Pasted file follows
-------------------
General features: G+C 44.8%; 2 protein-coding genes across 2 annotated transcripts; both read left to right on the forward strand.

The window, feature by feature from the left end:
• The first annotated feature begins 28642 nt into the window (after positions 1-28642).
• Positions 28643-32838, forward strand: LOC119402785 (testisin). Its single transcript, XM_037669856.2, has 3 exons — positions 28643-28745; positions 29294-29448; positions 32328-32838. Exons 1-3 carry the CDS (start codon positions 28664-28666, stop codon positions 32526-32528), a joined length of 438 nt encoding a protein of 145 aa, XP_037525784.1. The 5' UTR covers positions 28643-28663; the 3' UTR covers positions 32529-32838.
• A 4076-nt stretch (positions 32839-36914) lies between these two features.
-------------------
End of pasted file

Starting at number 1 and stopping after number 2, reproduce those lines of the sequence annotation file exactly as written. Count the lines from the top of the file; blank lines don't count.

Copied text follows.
General features: G+C 44.8%; 2 protein-coding genes across 2 annotated transcripts; both read left to right on the forward strand.

The window, feature by feature from the left end: